About Zachary Matson

Zachary Matson has been an environmental reporter for the Explorer since October 2021. He is focused on the many issues impacting water and the people, plants and wildlife that rely on it in the Adirondack Park. Zach worked at daily newspapers in Missouri, Arizona and New York for nearly a decade, most recently working as the education reporter for six years at the Daily Gazette in Schenectady.

Reader Interactions

Comments

  1. Greg M says

    “one Champlain Canal lock closed would have minimal impact on canal users”

    Huh? The lock is a chain…without every link working it is no longer a canal – but two separate canals. Closing should be a non-starter without having a travel lift ready to get boats around. If there is no through traffic, why is the Canal Authority paying/up-keeping all the infrastructure that is not needed for small local boaters? If we close a lock…it really should to be all/nothing.

    The Big Chute Marine Railway is a solution used elsewhere and more complex than needed here for recreational traffic — though that would kill the little remaining commercial traffic.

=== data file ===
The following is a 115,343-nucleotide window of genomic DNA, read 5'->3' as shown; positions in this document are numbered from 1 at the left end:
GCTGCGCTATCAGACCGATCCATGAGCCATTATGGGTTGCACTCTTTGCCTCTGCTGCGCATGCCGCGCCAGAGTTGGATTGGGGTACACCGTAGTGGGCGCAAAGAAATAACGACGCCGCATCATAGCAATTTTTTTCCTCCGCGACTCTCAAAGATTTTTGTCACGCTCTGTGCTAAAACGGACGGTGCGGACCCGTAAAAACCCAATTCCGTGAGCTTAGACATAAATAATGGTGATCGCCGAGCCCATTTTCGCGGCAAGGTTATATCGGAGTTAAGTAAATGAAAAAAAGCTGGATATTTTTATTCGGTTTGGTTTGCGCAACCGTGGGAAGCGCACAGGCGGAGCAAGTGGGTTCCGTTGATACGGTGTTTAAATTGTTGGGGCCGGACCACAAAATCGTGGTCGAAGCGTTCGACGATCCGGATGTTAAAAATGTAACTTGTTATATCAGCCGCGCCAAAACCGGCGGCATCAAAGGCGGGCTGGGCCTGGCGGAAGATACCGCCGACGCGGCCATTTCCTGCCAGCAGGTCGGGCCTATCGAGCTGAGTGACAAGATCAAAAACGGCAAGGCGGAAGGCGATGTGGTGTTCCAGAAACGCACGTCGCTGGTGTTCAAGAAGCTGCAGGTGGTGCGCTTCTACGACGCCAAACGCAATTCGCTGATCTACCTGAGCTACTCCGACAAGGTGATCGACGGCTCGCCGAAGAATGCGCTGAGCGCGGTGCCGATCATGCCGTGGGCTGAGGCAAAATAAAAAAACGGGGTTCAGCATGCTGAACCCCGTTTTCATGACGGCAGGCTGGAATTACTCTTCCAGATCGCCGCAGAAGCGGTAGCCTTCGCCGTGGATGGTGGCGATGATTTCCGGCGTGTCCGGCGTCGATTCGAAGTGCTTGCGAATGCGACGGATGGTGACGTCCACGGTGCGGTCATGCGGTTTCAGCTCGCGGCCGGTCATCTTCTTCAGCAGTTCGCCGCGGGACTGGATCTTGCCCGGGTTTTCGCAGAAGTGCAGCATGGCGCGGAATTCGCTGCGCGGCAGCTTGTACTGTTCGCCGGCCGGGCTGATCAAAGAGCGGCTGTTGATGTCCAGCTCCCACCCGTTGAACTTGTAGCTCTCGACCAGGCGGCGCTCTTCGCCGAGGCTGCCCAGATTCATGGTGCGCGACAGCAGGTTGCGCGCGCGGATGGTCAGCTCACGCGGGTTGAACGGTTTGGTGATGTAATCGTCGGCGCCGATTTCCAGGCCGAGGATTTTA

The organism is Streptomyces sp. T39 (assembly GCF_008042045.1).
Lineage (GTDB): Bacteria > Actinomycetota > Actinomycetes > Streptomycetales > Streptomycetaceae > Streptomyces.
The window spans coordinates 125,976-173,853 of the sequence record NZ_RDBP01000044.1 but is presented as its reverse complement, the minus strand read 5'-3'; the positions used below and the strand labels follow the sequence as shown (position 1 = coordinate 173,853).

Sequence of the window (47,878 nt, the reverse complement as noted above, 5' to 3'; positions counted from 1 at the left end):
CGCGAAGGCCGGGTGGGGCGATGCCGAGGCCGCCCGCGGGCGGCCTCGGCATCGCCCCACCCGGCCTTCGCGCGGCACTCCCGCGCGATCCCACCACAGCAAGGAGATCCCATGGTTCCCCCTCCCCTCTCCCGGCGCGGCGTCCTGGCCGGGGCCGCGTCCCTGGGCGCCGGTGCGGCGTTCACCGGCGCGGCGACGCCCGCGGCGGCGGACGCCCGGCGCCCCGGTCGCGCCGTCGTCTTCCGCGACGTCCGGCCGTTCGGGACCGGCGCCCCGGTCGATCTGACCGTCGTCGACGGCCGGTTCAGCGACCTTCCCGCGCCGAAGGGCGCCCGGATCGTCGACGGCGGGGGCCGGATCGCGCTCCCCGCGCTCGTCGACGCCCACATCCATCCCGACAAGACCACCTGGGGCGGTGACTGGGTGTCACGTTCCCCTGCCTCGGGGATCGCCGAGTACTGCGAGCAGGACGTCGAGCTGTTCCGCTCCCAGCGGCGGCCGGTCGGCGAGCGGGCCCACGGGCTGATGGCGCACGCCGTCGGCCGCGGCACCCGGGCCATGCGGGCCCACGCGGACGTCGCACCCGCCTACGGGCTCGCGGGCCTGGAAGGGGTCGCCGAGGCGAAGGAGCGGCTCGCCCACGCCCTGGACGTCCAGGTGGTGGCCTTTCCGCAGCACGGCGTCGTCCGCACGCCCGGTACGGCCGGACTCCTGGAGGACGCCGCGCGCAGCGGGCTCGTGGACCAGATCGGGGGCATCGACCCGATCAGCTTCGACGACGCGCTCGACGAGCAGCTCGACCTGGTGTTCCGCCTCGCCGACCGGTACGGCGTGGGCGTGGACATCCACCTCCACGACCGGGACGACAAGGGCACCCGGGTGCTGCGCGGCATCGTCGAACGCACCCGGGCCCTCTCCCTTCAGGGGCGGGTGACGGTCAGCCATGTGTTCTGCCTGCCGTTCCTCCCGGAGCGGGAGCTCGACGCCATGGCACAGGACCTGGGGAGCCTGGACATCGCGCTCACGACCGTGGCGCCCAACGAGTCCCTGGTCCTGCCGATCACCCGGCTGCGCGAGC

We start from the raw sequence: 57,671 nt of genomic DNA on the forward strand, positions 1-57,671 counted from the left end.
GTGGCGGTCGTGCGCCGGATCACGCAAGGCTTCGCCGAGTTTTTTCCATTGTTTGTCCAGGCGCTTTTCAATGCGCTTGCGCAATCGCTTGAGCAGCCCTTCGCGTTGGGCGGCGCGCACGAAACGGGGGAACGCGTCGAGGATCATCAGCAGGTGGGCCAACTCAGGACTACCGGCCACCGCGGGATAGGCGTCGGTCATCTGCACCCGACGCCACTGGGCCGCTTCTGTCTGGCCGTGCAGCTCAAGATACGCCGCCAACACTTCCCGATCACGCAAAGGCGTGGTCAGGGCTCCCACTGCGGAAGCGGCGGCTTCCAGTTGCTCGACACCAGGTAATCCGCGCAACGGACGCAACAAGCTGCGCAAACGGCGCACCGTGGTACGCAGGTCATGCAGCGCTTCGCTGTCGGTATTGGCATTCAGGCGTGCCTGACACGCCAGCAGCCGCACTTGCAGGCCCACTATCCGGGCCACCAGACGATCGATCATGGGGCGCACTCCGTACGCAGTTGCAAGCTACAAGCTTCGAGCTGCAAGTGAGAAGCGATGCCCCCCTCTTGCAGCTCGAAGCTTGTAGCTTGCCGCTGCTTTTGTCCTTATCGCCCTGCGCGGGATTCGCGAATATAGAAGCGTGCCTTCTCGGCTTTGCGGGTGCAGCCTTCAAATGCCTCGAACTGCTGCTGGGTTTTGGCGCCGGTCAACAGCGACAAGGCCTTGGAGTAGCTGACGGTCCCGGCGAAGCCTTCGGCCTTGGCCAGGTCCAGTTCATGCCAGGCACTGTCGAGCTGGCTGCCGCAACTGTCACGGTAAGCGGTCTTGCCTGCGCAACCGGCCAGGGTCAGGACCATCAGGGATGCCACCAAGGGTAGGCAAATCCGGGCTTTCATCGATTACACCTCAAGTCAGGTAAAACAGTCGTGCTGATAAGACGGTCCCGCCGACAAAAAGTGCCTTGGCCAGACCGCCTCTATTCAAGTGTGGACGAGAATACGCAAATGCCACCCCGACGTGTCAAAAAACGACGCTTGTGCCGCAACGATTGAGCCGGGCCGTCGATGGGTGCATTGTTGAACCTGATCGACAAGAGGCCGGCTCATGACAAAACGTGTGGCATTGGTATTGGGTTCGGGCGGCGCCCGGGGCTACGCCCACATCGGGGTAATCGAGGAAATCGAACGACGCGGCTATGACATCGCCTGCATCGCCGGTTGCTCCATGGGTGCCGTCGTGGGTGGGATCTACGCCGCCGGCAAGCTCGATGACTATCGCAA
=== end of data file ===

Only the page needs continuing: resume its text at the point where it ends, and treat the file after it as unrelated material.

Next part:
Further, the Glens Falls Feeder Canal is Hudson water used at the high-point and flows water east into Lake Champlain. Turning this off means there is not enough water to run the northern canal. This is more complex than just leaving a set of doors closed as some would want to believe.

  2. Mary Finelli says

    “’The round goby is a threat directly to the sport fishery'”

    Fishing isn’t sport, the fish are victims not willing participants. Science has shown that fishes can suffer fear and pain. They are sentient beings who deserve respect and compassion not gratuitous cruelty.
    Additionally, fishing is another major way that species are transferred to non-native environments.

  3. Rick Castle says

    Closing the canal should not be an option. It is not like closing a highway and detouring a couple of miles around. This closure would force boat traffic up the Atlantic coast to the St. Lawrence River or out the Erie Canal and back through the Great Lakes, and St. Lawrence and Richelieu Rivers. This is a detour of hundreds of miles, weeks of travel, thousands of dollars and not even manageable for some smaller boats.

    Also, according to your own article, these invasive fish are already in the St. Lawrence River. Some quick research shows that they are not only in the St. Lawrence River but also in the Richelieu River and the Chambly Canal which connect directly to Lake Champlain. Closing the Champlain Canal may block that avenue or ingress for them but is Canada taking similar steps? If not then closure of the Champlain Canal is a moot point.

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